it is tangent to the barycenter ( for mars this is only 20 Centimeters different than the geographical center so that is used)
( the naif spice kernels are used for that )
the cameras then are all RELATIVE to the rover body orientation

for that information see the naif tutorials on using spice
http://naif.jpl.nasa.gov/naif/tutorials.html

for MSL that is
ftp://naif.jpl.nasa.gov/pub/naif/MSL/
ftp://naif.jpl.nasa.gov/pub/naif/MSL/kernels/


for working with this kind of data i use ISIS3
-- but MSL really is not supported well


as i recall IDL is used for the msl imaging data

you might want to read through

"MSL data in the PDS and the Analyst's Notebook, Working with the archived science & engineering data"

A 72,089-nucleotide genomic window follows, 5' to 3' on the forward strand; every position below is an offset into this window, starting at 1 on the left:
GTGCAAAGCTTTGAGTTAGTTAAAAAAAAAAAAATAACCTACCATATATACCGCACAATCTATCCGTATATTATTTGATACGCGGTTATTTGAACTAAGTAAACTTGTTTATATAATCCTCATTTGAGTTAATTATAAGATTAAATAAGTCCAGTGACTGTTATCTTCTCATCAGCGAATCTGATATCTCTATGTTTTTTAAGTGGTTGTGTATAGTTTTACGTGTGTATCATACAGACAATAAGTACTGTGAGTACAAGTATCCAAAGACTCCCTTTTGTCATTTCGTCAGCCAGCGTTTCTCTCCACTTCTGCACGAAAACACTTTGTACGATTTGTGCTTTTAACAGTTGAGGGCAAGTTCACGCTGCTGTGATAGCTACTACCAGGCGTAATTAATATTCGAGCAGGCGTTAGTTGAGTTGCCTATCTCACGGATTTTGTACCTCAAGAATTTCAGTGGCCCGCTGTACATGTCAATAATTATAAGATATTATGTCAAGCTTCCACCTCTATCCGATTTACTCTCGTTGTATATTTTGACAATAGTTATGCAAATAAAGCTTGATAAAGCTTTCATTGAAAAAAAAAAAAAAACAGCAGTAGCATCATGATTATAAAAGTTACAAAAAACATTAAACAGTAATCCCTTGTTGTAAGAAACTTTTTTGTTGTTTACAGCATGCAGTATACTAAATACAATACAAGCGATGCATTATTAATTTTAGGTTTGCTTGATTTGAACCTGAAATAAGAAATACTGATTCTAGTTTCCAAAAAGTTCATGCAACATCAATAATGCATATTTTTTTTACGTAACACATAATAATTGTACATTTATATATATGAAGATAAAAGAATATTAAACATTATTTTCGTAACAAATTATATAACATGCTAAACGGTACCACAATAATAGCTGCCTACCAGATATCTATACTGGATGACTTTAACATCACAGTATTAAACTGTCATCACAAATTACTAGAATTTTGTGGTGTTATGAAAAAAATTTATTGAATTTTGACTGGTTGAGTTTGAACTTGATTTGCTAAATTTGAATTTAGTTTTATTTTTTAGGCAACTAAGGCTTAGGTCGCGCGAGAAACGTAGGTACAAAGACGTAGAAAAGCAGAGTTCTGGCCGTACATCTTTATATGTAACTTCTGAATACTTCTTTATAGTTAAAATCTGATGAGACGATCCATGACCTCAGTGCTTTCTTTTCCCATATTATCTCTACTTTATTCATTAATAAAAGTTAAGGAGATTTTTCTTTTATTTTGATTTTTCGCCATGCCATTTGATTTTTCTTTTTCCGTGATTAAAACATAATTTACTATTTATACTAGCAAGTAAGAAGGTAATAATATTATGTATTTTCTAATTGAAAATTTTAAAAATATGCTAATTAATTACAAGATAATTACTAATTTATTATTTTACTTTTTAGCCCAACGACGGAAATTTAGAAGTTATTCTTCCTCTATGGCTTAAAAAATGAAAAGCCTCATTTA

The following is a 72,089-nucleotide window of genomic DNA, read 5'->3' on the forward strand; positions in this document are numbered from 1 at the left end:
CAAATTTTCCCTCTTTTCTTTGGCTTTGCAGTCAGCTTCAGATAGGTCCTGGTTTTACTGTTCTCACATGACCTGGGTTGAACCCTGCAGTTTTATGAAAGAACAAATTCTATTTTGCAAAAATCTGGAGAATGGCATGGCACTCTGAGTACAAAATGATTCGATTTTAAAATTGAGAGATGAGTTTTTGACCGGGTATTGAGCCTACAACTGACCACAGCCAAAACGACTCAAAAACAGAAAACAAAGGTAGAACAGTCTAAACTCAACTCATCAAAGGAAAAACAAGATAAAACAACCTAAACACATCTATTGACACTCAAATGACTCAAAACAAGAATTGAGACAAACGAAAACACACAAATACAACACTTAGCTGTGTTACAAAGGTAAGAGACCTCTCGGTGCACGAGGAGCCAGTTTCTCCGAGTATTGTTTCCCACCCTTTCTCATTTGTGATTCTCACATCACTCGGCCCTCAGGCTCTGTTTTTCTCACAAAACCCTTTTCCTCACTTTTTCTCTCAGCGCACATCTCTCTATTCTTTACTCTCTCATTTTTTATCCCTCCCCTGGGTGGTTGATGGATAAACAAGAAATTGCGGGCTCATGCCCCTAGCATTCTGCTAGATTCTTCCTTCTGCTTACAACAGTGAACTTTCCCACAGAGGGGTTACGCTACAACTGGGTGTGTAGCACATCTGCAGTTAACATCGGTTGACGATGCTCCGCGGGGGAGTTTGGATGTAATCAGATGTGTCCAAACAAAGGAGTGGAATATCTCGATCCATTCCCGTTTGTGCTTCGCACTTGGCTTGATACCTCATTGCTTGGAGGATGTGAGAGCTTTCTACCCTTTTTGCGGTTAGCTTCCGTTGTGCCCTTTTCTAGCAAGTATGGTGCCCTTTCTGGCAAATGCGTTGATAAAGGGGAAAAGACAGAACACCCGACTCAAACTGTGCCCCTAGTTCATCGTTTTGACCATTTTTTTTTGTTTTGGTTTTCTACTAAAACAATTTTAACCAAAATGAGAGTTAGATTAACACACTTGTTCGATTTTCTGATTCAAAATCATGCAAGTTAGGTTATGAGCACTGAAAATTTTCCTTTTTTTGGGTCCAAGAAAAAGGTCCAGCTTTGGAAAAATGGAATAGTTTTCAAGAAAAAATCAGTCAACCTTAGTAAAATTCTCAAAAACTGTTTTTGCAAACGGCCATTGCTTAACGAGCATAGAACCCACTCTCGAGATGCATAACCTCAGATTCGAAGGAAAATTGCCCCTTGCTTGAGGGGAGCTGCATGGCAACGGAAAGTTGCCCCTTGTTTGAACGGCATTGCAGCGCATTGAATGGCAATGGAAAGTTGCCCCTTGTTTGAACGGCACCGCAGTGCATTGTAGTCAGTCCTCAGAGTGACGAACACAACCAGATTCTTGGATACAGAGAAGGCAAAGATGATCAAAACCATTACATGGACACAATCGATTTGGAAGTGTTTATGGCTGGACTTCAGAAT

http://www.unmannedspaceflight.com/index.php?showtopic=7613
mcaplinger
QUOTE (yogi @ Oct 11 2015, 06:32 AM) *
last time I spent a day looking through the NAIF documentation, it seemed really complex / more powerful than what I needed

I'm not sure exactly what you're trying to accomplish, but the NAIF stuff is not a lot more complex than it needs to be IMHO. "There is no royal road to geometry" as Euclid said smile.gif
yogi
QUOTE (mcaplinger @ Oct 12 2015, 03:12 AM) *
I'm not sure exactly what you're trying to accomplish, but the NAIF stuff is not a lot more complex than it needs to be IMHO. "There is no royal road to geometry" as Euclid said smile.gif